Four Holes

Holes are great, probably. Here are four you might be quite interested in. Sorry, should have put a bit more work into this introductory paragraph.

An Unexpected Hole


Builders renovating a property in Gloucestershire discovered a previously unknown doorway that had been bricked up for nearly four centuries. Oddly, although the doorway dated back to 1652, the building where it was found was an eighteenth century farmhouse.

"The building, the wall, even the doorframe - these were all definitely eighteenth century but the hole in the middle was much, much older," explained site foreman Duncan Grout. "It smelled really fusty, so it had to be."

Ellie Hinge, an expert in holes from Durham University, was called in to evaluate the extraordinary find, primarily by measuring it with a special ruler. At the time of writing, she has still not committed to an explanation.

"Some people claim that this must be some sort of time portal," she laughed scornfully, before getting a grip and turning all serious. "And of course, this could be a possibility. However, I think that it's far more likely that this hole comes from a much earlier building and was reused here. Builders are always doing that, the crafty gits. The bloke who did my kitchen extension used a cavity taken from a derelict bingo hall down the road, and I strongly suspect that the hole for the boiler flue was nicked from the town hall."

Despite refusing to be drawn on the doorway's origins, Mrs Hinge promised an announcement soon. "I've been taking scrapings from the masonry surrounding the hole," she said in her most recent statement. "Tonight I'm going to boil them up and take a look at them through a microscope. I don't get out much."

A Prototype Hole


It may surprise you to know that the first ring-shaped doughnut wasn't developed until as late at 1932. Industrial dough-making techniques were in their infancy at the time and the brittleness of the raw materials meant that the original prototype was around twelve feet in diameter - much too large to get into the paper bag.

Successive refinements were able to bring this down to roughly the size of a car tyre - although these doughnuts also had the same taste and texture as a tyre, so they didn't really catch on. It wasn't until 1948 that doughnuticians managed to perfect a product that was small enough to hold in one hand, and which your teeth didn't bounce off when you tried to eat it.

Meanwhile, although the first prototype had crumbled to dust many years earlier, the hole in the middle survived, fetching a cool $42,000 when it was auctioned in New York in 1995.

A Revolutionary Hole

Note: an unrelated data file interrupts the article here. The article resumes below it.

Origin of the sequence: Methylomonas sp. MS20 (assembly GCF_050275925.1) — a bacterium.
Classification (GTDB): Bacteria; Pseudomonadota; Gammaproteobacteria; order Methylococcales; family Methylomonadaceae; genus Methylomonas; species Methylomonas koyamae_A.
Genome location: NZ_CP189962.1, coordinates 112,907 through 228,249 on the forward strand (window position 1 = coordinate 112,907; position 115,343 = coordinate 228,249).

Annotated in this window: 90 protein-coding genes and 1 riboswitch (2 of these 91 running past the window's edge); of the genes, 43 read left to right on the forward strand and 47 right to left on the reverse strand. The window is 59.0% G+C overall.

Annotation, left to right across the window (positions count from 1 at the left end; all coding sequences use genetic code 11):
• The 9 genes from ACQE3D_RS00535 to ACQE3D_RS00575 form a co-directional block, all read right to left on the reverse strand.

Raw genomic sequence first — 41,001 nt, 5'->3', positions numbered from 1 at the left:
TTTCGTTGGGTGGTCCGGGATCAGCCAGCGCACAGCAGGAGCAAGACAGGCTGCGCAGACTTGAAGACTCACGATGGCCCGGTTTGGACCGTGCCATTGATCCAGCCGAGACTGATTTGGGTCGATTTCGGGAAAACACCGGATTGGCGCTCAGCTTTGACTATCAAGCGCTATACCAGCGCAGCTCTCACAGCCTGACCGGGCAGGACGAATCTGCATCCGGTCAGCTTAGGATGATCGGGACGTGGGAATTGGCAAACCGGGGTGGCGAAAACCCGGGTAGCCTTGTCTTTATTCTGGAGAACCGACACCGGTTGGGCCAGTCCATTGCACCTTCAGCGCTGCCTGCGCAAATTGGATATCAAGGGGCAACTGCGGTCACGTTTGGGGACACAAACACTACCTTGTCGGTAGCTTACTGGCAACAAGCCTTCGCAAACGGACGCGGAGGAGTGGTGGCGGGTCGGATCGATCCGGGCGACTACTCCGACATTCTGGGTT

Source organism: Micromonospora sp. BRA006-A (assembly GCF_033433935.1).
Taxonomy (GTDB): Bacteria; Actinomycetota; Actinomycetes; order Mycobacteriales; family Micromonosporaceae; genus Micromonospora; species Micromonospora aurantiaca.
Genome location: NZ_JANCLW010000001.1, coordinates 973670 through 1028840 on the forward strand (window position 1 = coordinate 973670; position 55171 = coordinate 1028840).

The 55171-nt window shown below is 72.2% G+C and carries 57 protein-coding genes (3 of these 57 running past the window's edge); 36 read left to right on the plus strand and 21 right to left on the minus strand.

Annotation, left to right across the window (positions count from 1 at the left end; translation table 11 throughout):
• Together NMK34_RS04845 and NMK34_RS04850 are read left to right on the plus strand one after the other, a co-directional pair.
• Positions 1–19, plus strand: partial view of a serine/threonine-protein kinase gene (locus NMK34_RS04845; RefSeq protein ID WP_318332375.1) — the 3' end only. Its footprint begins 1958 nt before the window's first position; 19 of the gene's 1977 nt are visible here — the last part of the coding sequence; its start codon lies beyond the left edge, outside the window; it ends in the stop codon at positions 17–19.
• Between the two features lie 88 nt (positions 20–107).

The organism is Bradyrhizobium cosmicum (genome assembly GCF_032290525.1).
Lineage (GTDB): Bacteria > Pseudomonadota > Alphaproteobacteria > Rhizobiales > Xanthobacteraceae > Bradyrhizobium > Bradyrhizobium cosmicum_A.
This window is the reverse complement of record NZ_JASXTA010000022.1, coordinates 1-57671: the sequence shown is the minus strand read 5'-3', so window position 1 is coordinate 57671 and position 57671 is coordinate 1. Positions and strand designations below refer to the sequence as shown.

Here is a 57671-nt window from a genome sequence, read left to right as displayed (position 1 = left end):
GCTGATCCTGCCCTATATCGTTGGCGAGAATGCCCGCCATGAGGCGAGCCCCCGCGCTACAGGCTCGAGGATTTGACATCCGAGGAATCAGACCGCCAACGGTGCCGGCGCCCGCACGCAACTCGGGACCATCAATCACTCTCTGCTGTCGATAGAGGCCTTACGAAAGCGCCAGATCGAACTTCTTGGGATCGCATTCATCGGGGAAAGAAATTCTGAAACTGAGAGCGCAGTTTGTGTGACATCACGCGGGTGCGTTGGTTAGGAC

The phonograph record is one of the most enduring inventions of our age, remaining popular with people who want their music in a physical format rather than a stream of ones and zeroes - even if they don't actually have a record player and never take the thing out of its sleeve. It is, they say, more permanent than a download, which is ironic since early records were certainly not.

The problem arose because the first commercially available records did not have holes in the middle: they simply rested on the turntable, trusting to luck and friction to keep them in place. They rarely did - stay in place, that is. Those early discs revolved at 78rpm, which meant that they spun off the turntables at some speed; and they were made of shellac, which meant that they shattered into pieces when they landed. And when we say 'landed' we mean bounced off the dog, smashed your favourite china or got lodged in your face. This was why the recommended attire for listening to a gramophone record was sturdy goggles, a crash helmet and, for the serious music-lover, a cricket bat.

That all changed in 1961 when legendary blues singer Fats Porker released Get Off My Damn Porch, the first LP to feature a hole in the middle. Within six months all records had them, and record-player-related injuries were significantly reduced.

A Fraudulent Hole

Black hole

Not many people are paid a fat load of somebody else's cash to sit around all day, eating junk food, knocking back vodka and watching crap on TV. Professor Godfrey Manners certainly wasn't, and yet this was exactly how 'Spanners' Manners chose to spend his time after being given an eye-wateringly massive grant by Oxford University to further the frontiers of cosmology and unlock the deepest secrets of space and time.

He would have gotten away with it too, had it not been for those pesky university bosses who, after five years of not hearing a peep out of him, decided to pay him an unscheduled visit to find out why he had never published anything. He had nothing to show them, obviously; no papers, no research, no theories - not even a complex-looking but ultimately meaningless formula chalked up on a board. But what he did have was the guile and low cunning of an expert fraudster. Rat-arsed he may have been, but he was quick-thinking enough to lead them over to the window, point up at a singularly uninteresting patch of the evening sky and tell them that he had discovered a black hole.

They, of course, said that they couldn't see anything. He, of course, said that of course they couldn't, it was a black hole.

Many years later, proper scientists who didn't spend days on end smashed out of their skulls on hard liquor happened to discover an actual black hole exactly where Manners had been pointing. No doubt the Prof would have been delighted by the discovery, had he not expired in a Vietnamese crack house several years earlier.

Blatant descrimination
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Mrs Stenchtrouser's quest to make the mythical beast presentable
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Aberdeen man to be Olympic venue.
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